Exploring Project Structure

Now, when the project is ready, it is advisable to explore its settings. To do that, on the main toolbar, click . In the Project Structure dialog, click Modules, and then select the Dependencies tab:

Next, pay attention to the Scala facet added to our module:

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As you see, IntelliJ IDEA has automatically specified the Scala compiler library, and added it to the list of module dependencies. If you want to learn more about project configuration, refer to http://devnet.jetbrains.net/thread/290032.

Creating Source Code

Now everything is ready for the first HelloWorld application.

  1. Right-click src folder (or press Alt-Ins in default Windows IntelliJ IDEA keymap) and select Package. Type the package name helloworld. Then, right-click the newly created package and choose Scala Class on the context menu:
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  2. In the dialog box that opens, select the type of the Scala entity to be created - in our case, let it be Scala Object, type HelloWorld as the object name, and click OK. Here is our first Scala object.
    Tip

    You can skip first step. Instead of HelloWorld you can type helloworld.HelloWorld then appropriate package will be created automatically.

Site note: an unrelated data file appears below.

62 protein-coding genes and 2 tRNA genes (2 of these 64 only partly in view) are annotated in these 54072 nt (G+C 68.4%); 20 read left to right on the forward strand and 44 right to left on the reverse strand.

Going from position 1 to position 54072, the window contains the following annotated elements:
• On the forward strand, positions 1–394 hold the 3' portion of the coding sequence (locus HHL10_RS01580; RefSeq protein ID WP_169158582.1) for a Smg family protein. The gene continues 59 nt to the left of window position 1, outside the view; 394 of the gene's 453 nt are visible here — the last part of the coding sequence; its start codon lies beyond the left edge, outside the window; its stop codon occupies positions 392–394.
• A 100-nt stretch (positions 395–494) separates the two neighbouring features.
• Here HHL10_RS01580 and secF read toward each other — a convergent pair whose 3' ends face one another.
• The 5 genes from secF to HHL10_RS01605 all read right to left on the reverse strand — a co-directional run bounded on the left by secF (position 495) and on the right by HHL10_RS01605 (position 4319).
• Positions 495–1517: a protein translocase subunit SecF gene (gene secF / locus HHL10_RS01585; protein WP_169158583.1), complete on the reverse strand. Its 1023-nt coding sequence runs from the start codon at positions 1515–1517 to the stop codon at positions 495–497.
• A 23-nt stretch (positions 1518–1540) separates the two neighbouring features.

To choose 'Object' in the combobox you can use up and down arrows on your keyboard, just to do it slightly faster.

  3. Now, we're going to make it runnable. There're several ways to achieve that. First off, we can extend the default scala.Application trait. With IntelliJ IDEA advanced code completion (in this case, the Scala Class Names) we App trait. Just type App and space, you even don't have to type everything by ourselves. App plus Ctrl+Space gives you neat a and quick choice need to use code completion, which will work automatically (see the picture below).
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    Or, we can use a more Java-like approach: create main() method inside of object body. Again, IntelliJ IDEA lends us a hand with Live Templates. All we do is type main and press Tab (or press Ctrl+J in the default Windows IntelliJ IDEA keymap, and select main from the suggestion list). IntelliJ IDEA expands this macro to a complete well-formed main() method body.
  4. Let's teach the application to do some work. If you're familiar with IntelliJ IDEA, you should probably be aware of that running a simple Java application is just a matter of pressing Ctrl+Shift+F10 (on default Windows keymap). Good news is that it works equally well for Scala applications.
    All we have to do is to type the code that displays the trivial Hello World message and then press Ctrl+Shift+F10 - or right-click the editor background and choose Run HelloWorld.main on the context menu. The application output is displayed in the console.
     
     
    Tip

    You can also turn your Scala object into a script. Just remove all declarations from the file, leave the executable statement only - println("Hello, World!"), and run the script as described above.

    This concludes the getting started with Scala IntelliJ IDEA plugin at the first glance. Hope it gives you a good kick to start exploring it for yourself, and, of course, reading this space - you can find more useful information about other helpful plugin features, like Java/Scala cross-language interoperability which includes refactorings, coding assistance and much more.